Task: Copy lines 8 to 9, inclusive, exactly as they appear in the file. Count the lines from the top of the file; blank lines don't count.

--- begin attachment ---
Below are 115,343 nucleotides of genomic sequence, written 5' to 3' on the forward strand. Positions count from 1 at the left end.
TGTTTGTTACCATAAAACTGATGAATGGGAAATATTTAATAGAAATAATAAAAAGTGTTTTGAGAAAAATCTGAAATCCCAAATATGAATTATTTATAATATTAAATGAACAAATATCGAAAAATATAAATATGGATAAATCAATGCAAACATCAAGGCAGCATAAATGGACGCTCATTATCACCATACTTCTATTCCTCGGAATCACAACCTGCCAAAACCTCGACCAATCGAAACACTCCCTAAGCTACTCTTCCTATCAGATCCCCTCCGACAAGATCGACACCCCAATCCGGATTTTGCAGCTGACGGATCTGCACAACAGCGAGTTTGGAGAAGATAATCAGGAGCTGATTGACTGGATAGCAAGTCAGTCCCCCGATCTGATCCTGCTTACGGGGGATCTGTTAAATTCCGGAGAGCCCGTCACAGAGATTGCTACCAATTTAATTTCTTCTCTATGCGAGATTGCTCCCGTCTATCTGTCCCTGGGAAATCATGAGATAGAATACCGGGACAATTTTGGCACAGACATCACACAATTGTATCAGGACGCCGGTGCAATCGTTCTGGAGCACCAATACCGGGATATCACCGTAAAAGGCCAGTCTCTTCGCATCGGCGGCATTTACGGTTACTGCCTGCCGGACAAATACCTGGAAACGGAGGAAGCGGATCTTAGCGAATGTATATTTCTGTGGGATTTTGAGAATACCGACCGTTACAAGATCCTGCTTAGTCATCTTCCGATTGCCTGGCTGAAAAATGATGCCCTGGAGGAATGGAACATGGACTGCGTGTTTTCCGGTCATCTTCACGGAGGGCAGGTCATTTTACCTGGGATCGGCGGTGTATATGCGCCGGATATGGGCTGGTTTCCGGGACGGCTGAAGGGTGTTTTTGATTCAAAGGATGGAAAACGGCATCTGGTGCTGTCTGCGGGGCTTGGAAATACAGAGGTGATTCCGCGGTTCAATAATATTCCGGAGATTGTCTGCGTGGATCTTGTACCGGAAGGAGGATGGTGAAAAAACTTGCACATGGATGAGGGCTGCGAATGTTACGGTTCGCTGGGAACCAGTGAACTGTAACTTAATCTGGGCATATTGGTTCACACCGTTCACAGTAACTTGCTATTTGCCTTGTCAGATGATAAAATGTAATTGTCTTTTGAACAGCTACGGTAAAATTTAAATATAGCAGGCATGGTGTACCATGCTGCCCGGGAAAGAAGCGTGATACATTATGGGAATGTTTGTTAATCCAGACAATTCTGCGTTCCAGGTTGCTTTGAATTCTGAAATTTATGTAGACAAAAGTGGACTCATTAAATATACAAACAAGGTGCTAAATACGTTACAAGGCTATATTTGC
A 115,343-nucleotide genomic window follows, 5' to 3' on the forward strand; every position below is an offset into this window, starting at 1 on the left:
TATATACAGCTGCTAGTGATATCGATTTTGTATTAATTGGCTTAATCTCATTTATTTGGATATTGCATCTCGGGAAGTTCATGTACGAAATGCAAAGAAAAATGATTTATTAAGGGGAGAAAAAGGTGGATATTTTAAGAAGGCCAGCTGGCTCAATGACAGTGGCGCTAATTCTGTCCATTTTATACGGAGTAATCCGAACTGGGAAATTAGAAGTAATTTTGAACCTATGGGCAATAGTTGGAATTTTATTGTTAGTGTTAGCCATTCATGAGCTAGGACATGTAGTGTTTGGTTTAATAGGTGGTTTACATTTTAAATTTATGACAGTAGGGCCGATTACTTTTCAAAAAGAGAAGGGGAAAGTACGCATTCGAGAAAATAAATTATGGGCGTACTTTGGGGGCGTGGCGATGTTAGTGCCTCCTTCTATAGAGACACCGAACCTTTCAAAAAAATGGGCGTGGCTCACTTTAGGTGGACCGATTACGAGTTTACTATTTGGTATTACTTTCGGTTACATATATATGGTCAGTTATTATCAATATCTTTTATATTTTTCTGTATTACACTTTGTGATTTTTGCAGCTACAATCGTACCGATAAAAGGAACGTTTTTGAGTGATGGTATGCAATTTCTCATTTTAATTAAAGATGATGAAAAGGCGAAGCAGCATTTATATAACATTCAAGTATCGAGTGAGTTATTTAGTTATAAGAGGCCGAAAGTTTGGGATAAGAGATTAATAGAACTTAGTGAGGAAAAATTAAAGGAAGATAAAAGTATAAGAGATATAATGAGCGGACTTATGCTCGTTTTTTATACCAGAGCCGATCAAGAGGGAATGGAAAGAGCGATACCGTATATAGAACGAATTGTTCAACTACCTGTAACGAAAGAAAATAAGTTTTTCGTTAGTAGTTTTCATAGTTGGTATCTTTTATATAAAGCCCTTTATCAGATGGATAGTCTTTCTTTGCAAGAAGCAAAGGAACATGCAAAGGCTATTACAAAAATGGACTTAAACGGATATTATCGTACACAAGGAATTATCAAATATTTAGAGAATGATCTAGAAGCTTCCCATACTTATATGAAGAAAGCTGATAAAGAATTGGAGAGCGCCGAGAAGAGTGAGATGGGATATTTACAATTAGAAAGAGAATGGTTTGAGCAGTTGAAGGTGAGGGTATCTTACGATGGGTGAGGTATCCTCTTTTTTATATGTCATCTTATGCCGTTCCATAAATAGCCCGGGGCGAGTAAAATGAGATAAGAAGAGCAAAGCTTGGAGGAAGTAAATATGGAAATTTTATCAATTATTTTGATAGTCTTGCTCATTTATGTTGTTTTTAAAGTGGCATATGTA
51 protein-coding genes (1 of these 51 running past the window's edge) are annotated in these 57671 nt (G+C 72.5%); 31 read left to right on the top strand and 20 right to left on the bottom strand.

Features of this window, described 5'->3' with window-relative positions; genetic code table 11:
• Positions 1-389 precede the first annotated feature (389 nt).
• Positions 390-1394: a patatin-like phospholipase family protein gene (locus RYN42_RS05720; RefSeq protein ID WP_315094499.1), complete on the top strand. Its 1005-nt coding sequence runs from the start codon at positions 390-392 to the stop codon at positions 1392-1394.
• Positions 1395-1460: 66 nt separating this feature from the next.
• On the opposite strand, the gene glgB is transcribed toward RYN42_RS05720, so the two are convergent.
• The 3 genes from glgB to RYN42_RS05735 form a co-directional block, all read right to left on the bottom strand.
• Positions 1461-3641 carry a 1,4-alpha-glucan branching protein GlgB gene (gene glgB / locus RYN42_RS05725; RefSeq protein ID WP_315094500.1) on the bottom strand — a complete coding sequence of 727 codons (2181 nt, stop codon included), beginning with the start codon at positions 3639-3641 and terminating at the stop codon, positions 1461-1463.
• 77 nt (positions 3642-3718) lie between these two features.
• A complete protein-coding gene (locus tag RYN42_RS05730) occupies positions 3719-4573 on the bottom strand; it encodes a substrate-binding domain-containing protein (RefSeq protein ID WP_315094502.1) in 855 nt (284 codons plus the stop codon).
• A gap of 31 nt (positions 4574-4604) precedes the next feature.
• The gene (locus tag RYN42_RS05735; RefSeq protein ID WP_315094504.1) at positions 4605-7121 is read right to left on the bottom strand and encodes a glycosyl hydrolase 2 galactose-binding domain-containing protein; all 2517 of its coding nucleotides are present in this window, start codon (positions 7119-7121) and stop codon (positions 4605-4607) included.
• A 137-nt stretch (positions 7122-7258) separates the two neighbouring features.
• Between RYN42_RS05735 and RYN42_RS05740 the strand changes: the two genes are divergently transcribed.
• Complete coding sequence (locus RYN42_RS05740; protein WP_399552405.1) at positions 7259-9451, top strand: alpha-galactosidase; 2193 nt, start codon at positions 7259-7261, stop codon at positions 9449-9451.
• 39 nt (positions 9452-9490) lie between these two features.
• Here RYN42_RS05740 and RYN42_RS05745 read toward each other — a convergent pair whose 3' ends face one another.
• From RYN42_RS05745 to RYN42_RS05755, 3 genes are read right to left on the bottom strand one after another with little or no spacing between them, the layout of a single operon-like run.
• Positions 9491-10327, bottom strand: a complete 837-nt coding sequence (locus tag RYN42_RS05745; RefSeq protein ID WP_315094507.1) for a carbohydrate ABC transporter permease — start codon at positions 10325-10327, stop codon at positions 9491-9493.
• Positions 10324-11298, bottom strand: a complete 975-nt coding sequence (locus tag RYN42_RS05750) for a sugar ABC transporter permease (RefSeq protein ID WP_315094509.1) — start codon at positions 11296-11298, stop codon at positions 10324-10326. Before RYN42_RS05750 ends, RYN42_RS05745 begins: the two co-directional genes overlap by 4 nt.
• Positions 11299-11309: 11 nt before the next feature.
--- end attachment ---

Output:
• Positions 390-1394: a patatin-like phospholipase family protein gene (locus RYN42_RS05720; RefSeq protein ID WP_315094499.1), complete on the top strand. Its 1005-nt coding sequence runs from the start codon at positions 390-392 to the stop codon at positions 1392-1394.
• Positions 1395-1460: 66 nt separating this feature from the next.